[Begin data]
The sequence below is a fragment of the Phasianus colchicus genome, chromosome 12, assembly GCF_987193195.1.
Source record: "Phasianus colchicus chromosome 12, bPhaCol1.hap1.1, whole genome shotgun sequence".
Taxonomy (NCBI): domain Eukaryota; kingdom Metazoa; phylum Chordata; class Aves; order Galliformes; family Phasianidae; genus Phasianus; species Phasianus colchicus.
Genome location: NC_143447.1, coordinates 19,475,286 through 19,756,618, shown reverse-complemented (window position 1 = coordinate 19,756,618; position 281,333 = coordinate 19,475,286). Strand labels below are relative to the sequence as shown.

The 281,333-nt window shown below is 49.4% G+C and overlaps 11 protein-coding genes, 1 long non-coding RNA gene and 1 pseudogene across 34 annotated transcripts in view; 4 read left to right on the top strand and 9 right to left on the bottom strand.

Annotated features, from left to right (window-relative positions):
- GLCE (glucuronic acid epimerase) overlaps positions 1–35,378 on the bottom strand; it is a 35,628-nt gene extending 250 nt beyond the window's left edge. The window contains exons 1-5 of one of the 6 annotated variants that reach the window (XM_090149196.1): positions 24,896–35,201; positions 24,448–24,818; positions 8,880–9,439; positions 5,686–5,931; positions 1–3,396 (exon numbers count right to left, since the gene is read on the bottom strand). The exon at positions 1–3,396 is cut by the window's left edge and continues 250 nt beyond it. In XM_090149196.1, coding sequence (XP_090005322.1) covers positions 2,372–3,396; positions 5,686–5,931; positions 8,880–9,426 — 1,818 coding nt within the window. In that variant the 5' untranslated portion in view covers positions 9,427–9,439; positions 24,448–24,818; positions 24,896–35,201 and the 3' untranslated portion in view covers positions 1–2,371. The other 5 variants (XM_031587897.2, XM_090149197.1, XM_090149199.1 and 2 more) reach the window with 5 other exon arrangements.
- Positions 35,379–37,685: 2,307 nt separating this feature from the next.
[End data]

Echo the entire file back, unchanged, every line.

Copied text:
The sequence below is a fragment of the Phasianus colchicus genome, chromosome 12, assembly GCF_987193195.1.
Source record: "Phasianus colchicus chromosome 12, bPhaCol1.hap1.1, whole genome shotgun sequence".
Taxonomy (NCBI): domain Eukaryota; kingdom Metazoa; phylum Chordata; class Aves; order Galliformes; family Phasianidae; genus Phasianus; species Phasianus colchicus.
Genome location: NC_143447.1, coordinates 19,475,286 through 19,756,618, shown reverse-complemented (window position 1 = coordinate 19,756,618; position 281,333 = coordinate 19,475,286). Strand labels below are relative to the sequence as shown.

The 281,333-nt window shown below is 49.4% G+C and overlaps 11 protein-coding genes, 1 long non-coding RNA gene and 1 pseudogene across 34 annotated transcripts in view; 4 read left to right on the top strand and 9 right to left on the bottom strand.

Annotated features, from left to right (window-relative positions):
- GLCE (glucuronic acid epimerase) overlaps positions 1–35,378 on the bottom strand; it is a 35,628-nt gene extending 250 nt beyond the window's left edge. The window contains exons 1-5 of one of the 6 annotated variants that reach the window (XM_090149196.1): positions 24,896–35,201; positions 24,448–24,818; positions 8,880–9,439; positions 5,686–5,931; positions 1–3,396 (exon numbers count right to left, since the gene is read on the bottom strand). The exon at positions 1–3,396 is cut by the window's left edge and continues 250 nt beyond it. In XM_090149196.1, coding sequence (XP_090005322.1) covers positions 2,372–3,396; positions 5,686–5,931; positions 8,880–9,426 — 1,818 coding nt within the window. In that variant the 5' untranslated portion in view covers positions 9,427–9,439; positions 24,448–24,818; positions 24,896–35,201 and the 3' untranslated portion in view covers positions 1–2,371. The other 5 variants (XM_031587897.2, XM_090149197.1, XM_090149199.1 and 2 more) reach the window with 5 other exon arrangements.
- Positions 35,379–37,685: 2,307 nt separating this feature from the next.